Just Google It?

July 31, 2012

I had an interesting discussion today with a colleague at a private firm.  We were discussing some research issues and reflected on the still common (and dangerous) belief by many in business that “everything we need is on the Internet, so you just have to Google it”.

There are so many things wrong with that statement that I almost don’t know where to begin.

First, with all deference to Google, and I have the greatest respect for the company and its products, a Google search cannot find “everything” on the Internet.  Many pages have content, the so-called hidden web that cannot be indexed by search engines.  That includes everything from magazines whose archives are password restricted to subscribers to the records of local governments, where an individual has to sign in to access its records.

As for “on the Internet”, the continuing explosive growth of the Internet has actually made some kinds of research more difficult, not easier.  It used to be that one could feel relatively comfortable doing a fairly simple, broad search under a target’s name on one of the many search engines and come up with what was available on the target.  Now that is just impossible.  Before you even begin your research, you have to narrow it down, or otherwise you will be faced with the daunting prospect of going through all 546,317 “hits”.  Frankly, a half-million hits is often worse than none at all.  Searching the Internet is more like fishing: you first have to make at least an initial determination of where you going to start based on what you want to find – you cannot just go out and start fishing.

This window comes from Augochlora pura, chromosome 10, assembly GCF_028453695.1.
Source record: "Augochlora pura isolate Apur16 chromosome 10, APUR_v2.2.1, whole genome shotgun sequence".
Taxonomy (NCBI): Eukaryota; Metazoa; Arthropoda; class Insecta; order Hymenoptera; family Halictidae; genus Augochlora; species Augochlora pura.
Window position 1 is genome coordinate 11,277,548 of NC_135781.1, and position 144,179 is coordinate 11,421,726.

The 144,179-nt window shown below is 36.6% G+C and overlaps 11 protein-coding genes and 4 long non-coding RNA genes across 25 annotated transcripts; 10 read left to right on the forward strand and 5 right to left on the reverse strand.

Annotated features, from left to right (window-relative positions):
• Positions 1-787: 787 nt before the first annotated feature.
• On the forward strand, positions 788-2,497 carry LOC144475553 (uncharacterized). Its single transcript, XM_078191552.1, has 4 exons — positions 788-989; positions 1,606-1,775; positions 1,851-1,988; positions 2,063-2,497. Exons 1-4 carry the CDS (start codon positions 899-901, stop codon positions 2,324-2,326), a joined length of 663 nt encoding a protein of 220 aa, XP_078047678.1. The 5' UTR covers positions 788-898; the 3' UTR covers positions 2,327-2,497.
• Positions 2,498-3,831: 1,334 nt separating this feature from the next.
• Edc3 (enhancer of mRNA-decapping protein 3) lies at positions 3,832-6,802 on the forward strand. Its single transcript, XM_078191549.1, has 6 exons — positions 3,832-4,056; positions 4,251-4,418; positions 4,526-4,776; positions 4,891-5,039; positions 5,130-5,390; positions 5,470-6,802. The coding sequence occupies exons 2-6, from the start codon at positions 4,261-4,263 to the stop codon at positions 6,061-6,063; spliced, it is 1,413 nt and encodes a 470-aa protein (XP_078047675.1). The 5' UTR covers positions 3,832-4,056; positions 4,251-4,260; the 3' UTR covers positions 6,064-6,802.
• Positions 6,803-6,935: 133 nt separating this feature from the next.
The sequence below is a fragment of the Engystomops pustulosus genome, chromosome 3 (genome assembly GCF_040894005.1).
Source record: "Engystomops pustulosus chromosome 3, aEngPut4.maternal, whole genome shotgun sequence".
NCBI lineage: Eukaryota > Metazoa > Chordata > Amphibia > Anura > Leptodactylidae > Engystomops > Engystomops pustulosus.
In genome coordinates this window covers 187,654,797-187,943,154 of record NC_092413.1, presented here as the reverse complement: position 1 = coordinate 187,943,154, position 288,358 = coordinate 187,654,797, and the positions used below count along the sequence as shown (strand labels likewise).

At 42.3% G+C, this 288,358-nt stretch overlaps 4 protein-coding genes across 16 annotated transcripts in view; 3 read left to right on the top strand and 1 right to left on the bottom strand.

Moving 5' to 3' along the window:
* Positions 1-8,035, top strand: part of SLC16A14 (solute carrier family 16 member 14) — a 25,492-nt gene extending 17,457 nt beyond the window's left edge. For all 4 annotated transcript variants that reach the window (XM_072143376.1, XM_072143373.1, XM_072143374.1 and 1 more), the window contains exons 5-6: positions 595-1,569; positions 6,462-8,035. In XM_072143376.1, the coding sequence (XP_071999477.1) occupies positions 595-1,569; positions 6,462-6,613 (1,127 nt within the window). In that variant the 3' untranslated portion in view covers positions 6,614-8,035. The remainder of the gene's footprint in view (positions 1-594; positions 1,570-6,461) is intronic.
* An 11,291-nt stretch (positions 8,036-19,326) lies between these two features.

As for “everything” actually being on the Internet, nothing could be further from the truth.  For those of us in competitive intelligence, the most important things missing on the Internet are what has not yet happened, what people are thinking (but have not said), what they are planning, and where they’re going tomorrow.  The best the Internet can provide is access to hints of these things and possibly leads to be exploited by interviews or even elicitation.

So don’t let others get fooled (and don’t fool yourself) about the Internet.  It is incredibly valuable.  But like the latest pharmaceutical or surgical procedure, it merely represents an advance, but not a solution to all intelligence problems.

Sorry to be so cynical, but in competitive intelligence, you learn that being honest is the first step towards being a skilled intelligence analyst and a good intelligence consumer.


Social Media – CheapAid

June 26, 2012

Digimind recently released a study (http://www.digimind.com/news/press-releases/twitter-trumps-facebook-as-primary-source-of-social-media-intelligence/) on the use of social media by competitive intelligence teams. Almost 80% of those responding said they used it “to extract information relating to competitors, industry developments, consumer trends and more.”

 

The most targeted: Twitter and LinkedIn, with over 60% using each of them, beating out Google+ and Facebook, neither of which cleared the 50% level. And Digimind report indicates this is not used solely for B2C (business to consumer) research.

 

What does that mean to you? If you are not using social media (which is free, or at least cheap) to outsmart your competition, you could be missing out on a lot. And you do not have to have years of training to do that – all you have to do is read!